By Sara J. Ackermann
October 10, 2006
The issue of what duties and responsibilities an individual must perform in order to be considered a “supervisor” as defined by the National Labor Relations Act (the “Act”) has been in a state of flux for several years. In 2001, the U.S. Supreme Court criticized the Board’s interpretation of the section of the National Labor Relations Act which defines the term “supervisor.” In a major decision made public on October 2, 2006, the NLRB by a vote of 3-2 issued a decision involving an acute care hospital finding that permanent charge nurses were supervisors since they exercised supervisory authority in assigning employees. Oakwood Healthcare, Inc., 348 NLRB No. 37 (9/29/06).
The issue of whether or not an individual is a “supervisor” under the Act is extremely important for unionized employers and for employers who may be subject to unionization in the future. Supervisors are not “employees” as defined under the Act. Therefore, supervisors can be excluded from a collective bargaining unit. The NLRB’s recent decision is being heavily criticized by organized labor. They fear that the decision will make it easier for employers to establish that lead persons and working foreman in manufacturing and production environments and charge nurses in the healthcare industry are in fact supervisors and should be excluded from collective bargaining units.
Section 2(11) of the Act defines the term “supervisor” as:
Any individual having the authority, in the interests of the employer, to hire, transfer, suspend, layoff, recall, promote, discharge, assign, reward, or discipline other employees, or responsibility to direct them, or to address their grievances, or to effectively recommend such action, if in the connection with the foregoing to exercise such authority as not of merely routine or clerical nature, but requires the use of independent judgment.
Under this definition, individuals are supervisors if: (1) they have the authority to exercise (or to effectively recommend the exercise) of any one of the twelve supervisory functions (e.g., “assign” and “responsibility to direct”); (2) their exercise of such authority is not of a merely routine or clerical nature, but requires independent judgment; and (3) their authority is held “in the interests of the employer.”
In Oakwood Healthcare, the NLRB defined the terms “assign,” “responsibility to direct,” and “independent judgment.” “Assign” refers to the act of designating an employee to a specific place such as a location, department, or wing; appointing an employee to work at a designated time such as a shift or overtime period; or assigning specific work tasks to an employee.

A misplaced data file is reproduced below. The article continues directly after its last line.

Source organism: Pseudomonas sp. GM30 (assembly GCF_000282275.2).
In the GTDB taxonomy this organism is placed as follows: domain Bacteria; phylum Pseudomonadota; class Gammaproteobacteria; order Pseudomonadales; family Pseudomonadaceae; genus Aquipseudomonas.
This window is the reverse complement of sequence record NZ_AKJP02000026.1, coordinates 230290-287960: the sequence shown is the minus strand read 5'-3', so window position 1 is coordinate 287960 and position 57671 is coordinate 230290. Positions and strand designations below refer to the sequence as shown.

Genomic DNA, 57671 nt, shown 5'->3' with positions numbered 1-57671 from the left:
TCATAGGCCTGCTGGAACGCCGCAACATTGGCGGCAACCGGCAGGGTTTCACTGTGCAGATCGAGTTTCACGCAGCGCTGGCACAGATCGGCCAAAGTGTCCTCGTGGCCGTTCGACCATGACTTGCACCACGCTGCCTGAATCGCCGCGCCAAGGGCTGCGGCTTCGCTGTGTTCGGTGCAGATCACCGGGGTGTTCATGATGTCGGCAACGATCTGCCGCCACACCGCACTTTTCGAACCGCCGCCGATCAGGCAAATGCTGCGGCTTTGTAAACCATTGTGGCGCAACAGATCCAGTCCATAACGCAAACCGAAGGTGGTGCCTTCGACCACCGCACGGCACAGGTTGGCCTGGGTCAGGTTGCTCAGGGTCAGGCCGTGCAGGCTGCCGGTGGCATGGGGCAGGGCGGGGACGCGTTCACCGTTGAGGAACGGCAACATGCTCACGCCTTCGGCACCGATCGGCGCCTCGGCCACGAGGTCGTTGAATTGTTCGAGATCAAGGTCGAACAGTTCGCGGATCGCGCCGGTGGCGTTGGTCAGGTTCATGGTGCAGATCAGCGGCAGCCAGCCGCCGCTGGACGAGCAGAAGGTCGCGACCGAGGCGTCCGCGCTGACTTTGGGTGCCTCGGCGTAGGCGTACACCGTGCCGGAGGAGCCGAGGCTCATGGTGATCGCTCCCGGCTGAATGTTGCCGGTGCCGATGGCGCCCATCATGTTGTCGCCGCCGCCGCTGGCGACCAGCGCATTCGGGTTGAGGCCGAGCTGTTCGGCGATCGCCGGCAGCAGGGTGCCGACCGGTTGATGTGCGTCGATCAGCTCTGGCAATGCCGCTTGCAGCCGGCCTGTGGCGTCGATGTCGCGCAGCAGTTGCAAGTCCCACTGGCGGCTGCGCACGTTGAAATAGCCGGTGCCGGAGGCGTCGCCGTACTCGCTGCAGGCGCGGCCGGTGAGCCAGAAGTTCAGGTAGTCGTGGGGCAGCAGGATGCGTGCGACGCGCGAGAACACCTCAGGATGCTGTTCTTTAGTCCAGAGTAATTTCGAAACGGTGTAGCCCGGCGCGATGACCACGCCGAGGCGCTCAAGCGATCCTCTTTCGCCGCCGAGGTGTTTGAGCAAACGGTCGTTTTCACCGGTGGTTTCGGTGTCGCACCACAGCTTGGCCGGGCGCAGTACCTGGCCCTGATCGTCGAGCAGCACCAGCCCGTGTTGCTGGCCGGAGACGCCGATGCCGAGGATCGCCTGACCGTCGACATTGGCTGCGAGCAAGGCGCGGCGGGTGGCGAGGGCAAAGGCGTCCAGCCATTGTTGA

With respect to the term “responsibility to direct,” the NLRB held that this authority is not limited to department heads. For example, if a worker on the shop floor has “men under him” and if that worker decides “what job shall be undertaken next or who shall do it,” that worker is a supervisor, provided the direction is both “responsible” and carried out without independent judgment. For the direction to be “responsible,” the person directing and performing the oversight of the employee must be accountable for the performance of the task by others such that some adverse consequence may result to the individual providing the oversight if the task performed by employees under him/her are not performed properly.
The NLRB then defined the term “independent judgment.” They held that as a starting point, to exercise “independent judgment,” an individual must at a minimum act free of the control of others and form an opinion or evaluation by discerning and comparing data. They specifically held that judgment is not independent if it is dictated or controlled by detailed instructions, whether set forth in company policies or rules, verbal instructions from a higher authority, or pursuant to the provisions of a collective bargaining agreement.
On the same day that the NLRB issued its decision in Oakwood Healthcare, it issued another decision involving a manufacturer of aluminum and vinyl windows and doors. In Croft Metals, Inc., the Board found the company’s lead persons did not possess the authority to “assign” but found that the lead persons did have “the responsibility to direct” line and crew members. In this case, the lead persons were required to manage their assigned teams, to correct improper performance, to shift employees from one job to another, and to decide the order in which work was to be performed in order to achieve production goals. The lead persons were also accountable for the performance of their crew or line members. However, the Board found that the employer had failed to meet its burden that the lead persons exercised independent judgment. The Board found that the lead person’s exercise of judgment was either fundamentally controlled by pre-established guidelines, such as delivery schedules, or was simply routine.
The NLRB’s recent decision in Oakwood Healthcare provides employers more understandable and predicable guidelines to exclude certain workers from collective bargaining units. It should also assist in managing and making employers more productive and accountable.
The Oakwood Healthcare, Inc. and Croft Metals, Inc. decisions along with another case issued on the same date Golden Crest Healthcare Center are available at the NLRB’s website.
If you have questions regarding the above, please contact Sara Ackermann, the author of this article, or any of the attorneys in the Employment, Benefits & Labor Relations Practice Group of Ruder Ware.
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